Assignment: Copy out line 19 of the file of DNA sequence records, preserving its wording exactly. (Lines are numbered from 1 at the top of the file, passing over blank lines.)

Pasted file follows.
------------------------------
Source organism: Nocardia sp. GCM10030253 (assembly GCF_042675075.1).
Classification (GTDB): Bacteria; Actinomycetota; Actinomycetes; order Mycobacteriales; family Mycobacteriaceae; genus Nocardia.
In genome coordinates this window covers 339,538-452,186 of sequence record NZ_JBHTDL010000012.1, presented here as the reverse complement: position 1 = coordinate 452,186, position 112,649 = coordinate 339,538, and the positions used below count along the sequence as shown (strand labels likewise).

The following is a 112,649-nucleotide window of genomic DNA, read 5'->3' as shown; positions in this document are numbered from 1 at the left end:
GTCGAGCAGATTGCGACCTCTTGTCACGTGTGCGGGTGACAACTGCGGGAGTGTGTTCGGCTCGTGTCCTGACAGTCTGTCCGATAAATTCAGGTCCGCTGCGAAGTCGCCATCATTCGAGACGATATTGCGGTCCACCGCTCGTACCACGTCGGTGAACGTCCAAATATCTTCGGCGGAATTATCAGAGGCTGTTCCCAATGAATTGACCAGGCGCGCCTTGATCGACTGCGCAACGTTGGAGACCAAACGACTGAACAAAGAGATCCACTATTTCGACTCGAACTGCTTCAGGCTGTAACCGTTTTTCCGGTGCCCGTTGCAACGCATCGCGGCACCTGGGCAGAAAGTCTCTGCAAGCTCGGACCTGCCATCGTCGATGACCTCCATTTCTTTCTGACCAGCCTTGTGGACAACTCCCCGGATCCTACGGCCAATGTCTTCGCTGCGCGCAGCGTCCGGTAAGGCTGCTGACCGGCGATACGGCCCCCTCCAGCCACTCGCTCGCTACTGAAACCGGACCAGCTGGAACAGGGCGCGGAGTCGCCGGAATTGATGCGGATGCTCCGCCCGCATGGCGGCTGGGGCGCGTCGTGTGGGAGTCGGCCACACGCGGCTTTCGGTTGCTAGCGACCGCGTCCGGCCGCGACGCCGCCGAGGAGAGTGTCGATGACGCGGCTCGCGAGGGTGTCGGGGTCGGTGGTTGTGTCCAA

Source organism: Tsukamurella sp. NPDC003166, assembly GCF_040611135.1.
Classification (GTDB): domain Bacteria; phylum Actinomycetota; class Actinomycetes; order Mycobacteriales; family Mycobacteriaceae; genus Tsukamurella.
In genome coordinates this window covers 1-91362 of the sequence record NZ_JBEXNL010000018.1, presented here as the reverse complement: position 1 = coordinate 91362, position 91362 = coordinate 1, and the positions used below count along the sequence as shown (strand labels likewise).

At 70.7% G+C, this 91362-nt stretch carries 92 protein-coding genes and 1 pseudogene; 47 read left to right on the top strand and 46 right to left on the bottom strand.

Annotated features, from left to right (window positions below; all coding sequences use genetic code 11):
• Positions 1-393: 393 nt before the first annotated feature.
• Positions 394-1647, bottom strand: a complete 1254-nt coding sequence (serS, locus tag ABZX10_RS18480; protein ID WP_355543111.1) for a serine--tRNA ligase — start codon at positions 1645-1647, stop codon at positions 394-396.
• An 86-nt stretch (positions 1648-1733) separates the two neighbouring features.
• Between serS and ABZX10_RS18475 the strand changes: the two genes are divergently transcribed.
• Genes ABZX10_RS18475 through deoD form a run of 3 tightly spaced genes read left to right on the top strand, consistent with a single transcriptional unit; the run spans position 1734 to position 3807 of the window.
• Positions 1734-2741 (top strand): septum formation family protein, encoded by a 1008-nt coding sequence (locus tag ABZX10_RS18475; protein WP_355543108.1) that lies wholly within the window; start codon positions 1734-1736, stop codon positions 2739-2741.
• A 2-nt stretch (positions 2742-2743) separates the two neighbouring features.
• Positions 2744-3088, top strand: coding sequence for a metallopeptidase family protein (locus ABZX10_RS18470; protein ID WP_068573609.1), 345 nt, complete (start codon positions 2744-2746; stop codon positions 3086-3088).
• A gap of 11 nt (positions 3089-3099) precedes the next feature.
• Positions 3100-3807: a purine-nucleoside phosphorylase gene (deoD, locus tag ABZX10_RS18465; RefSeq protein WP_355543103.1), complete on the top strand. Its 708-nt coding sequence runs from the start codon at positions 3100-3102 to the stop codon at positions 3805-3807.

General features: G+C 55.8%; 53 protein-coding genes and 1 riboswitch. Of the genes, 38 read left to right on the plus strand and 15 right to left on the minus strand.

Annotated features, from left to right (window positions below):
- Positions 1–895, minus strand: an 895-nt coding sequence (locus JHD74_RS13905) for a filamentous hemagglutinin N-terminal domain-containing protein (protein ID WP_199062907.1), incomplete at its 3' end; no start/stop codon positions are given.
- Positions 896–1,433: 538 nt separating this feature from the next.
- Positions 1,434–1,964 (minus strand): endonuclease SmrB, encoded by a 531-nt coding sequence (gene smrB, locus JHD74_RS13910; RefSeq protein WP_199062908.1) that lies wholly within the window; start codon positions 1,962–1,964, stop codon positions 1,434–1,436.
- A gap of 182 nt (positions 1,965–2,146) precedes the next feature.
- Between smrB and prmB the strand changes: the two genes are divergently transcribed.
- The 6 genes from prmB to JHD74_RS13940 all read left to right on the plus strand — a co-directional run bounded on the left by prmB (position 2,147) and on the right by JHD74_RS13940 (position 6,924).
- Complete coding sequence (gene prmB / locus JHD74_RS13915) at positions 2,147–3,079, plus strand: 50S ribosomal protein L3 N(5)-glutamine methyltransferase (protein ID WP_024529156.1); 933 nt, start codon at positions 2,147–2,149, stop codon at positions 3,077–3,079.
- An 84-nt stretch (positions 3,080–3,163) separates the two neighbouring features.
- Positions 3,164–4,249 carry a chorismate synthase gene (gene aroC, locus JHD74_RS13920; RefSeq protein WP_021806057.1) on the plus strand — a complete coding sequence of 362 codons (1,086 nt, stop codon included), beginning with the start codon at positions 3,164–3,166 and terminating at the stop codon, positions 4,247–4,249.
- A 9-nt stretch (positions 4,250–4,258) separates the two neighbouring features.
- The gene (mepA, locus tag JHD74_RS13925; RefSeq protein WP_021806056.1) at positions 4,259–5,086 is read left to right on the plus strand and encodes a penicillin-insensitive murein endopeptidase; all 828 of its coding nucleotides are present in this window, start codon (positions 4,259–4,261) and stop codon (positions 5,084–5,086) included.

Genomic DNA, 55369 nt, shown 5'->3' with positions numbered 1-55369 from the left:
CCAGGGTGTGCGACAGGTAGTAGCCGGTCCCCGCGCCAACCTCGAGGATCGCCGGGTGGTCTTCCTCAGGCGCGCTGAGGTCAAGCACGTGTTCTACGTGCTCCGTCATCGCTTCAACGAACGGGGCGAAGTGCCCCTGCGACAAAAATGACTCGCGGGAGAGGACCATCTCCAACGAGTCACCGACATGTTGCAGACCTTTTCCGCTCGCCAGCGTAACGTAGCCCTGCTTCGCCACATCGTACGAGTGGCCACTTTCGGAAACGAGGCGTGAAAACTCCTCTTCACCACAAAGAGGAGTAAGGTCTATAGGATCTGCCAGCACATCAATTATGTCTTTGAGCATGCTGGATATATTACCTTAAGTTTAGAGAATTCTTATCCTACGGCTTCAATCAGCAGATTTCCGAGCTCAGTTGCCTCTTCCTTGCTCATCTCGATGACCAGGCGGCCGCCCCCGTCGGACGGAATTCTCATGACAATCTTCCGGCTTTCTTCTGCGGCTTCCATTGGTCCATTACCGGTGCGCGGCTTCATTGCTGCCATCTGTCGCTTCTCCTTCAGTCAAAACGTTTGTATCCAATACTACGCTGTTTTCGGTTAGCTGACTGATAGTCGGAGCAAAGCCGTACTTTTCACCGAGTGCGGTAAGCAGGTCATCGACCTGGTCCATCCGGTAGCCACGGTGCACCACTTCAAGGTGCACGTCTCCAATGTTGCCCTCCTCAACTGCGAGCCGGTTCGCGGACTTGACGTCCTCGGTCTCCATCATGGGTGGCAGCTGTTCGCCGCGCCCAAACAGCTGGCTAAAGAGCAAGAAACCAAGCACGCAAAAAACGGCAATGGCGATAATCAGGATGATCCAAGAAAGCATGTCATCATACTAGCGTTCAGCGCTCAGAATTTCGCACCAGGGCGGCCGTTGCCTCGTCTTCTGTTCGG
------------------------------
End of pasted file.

• A gap of 11 nt (positions 3089-3099) precedes the next feature.